The car was a green Datsun, a car that mom really loved. Every summer, she would drive that car to Kentucky to spend a few days with her mother, always taking me with her. I loved those visits with my Grandmother Huff and mom and I always had so much fun on those road trips, talking and giggling and singing along to the twangy songs on the radio. Many of the happiest memories of my mother are being in that car with her on our way to Kentucky.
On a Monday morning in June of 1975, we put our luggage in the back seat and hit the highway. It was a three-hour drive from our home in Tennessee to grandmother’s house in Kentucky and we were expected around lunchtime. We were having a great time, as usual, until we crossed the mountain between Pound, in Virginia, and a little coal-mining town in Kentucky called Jenkins. It is a high mountain and the narrow serpentine highway made its way up one side and down the other. The state line is at the top, marked with a sign that was always riddled with bullet holes.
We had just gone over the top and started down the other side when I noticed that mother had gotten very quiet. I could sense the tension. She was sitting up straight, her hands tightly holding the wheel and I could hear her foot pressing the brake over and over as the car slowly gained speed.
“Mom, why are you driving so fast?” I asked.
“The brakes aren’t working very well,” was her reply, and then she added, after noticing my expression of fear, “but we’ll be OK. Don’t worry.”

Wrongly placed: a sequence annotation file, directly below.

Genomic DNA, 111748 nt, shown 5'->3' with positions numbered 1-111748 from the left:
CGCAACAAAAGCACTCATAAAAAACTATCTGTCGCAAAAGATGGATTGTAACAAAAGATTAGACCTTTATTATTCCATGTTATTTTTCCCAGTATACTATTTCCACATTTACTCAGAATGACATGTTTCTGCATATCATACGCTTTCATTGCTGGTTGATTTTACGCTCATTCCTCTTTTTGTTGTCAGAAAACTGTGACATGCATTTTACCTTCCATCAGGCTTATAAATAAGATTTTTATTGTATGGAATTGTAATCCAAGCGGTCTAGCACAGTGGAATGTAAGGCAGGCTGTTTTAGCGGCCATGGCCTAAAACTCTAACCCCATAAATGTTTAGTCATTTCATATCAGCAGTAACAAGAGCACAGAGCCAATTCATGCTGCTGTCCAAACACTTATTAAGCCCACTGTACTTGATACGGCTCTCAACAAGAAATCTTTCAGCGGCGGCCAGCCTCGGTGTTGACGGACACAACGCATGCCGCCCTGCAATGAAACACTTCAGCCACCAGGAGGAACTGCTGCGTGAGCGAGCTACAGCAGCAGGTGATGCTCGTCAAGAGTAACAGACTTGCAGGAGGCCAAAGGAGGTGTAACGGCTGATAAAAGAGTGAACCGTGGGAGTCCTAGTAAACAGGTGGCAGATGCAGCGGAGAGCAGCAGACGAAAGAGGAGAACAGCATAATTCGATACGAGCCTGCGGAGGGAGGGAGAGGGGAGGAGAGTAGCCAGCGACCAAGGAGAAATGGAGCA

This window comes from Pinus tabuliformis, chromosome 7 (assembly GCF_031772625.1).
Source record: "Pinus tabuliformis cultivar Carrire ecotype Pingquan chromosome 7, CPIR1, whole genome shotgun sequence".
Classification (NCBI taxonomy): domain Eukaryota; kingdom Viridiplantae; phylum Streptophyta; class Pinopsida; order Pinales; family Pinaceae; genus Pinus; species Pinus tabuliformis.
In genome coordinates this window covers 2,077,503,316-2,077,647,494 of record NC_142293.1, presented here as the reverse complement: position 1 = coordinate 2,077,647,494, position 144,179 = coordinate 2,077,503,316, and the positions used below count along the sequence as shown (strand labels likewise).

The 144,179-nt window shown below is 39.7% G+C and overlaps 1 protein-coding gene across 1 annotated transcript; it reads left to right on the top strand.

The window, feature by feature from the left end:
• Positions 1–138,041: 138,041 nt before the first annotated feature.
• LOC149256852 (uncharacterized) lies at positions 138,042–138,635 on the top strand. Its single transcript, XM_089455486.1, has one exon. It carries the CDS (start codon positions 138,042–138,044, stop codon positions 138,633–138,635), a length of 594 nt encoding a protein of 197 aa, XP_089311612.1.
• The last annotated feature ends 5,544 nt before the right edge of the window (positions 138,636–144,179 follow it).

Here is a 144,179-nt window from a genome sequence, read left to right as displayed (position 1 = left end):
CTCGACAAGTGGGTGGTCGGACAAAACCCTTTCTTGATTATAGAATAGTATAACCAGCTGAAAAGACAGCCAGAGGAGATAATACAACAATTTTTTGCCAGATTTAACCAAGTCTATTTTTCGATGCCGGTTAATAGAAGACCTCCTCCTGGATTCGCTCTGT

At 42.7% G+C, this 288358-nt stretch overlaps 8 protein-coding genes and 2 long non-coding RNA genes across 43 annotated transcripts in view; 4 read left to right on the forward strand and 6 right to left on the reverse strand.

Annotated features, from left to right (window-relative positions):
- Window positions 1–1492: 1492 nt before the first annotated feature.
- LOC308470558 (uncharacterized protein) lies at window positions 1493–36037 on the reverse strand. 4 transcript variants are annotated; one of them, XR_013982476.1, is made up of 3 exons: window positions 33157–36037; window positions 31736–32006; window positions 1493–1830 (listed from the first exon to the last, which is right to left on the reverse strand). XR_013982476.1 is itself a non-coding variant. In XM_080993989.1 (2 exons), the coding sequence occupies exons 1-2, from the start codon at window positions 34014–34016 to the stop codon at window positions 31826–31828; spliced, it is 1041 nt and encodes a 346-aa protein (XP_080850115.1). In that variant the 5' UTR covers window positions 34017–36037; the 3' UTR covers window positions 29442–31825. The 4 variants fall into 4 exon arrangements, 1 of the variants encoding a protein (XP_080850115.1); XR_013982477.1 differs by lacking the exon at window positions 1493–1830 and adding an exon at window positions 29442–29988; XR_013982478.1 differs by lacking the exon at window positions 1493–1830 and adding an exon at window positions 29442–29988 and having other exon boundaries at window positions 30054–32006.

Her words didn’t do much to calm me, as I could tell she was trying hard to keep the car on the road as she steered through the twists and turns. We were only about half way down the mountain and some of the sharpest curves were still ahead.
We went into a long curve and the right front tire slipped off the pavement. I could feel the bumps as we hit gravels and dirt. Looking out the window, I could see a steep slope ending in a valley far down below and for the first time, I thought we were going to crash and die. But the tire hitting the uneven ground at the road’s edge actually slowed down the car a little and mother skillfully kept the tire in the gravels until we cleared the curve. She firmly held onto the steering wheel and then brought the car back onto the highway.
When the next curve came into view, she turned the wheel just a little, until the right front tire went off the pavement and hit the dirt. The car slowed just barely enough to go through the curve without losing control. We both sighed in relief and waited for the next bend. We went through three or four more sharp curves until the road finally began to level out and we could see the town of Jenkins ahead. It is amazing that we did not encounter any traffic on that mountain road. A couple of cars passed by us heading up the mountain, but we were alone on the way down.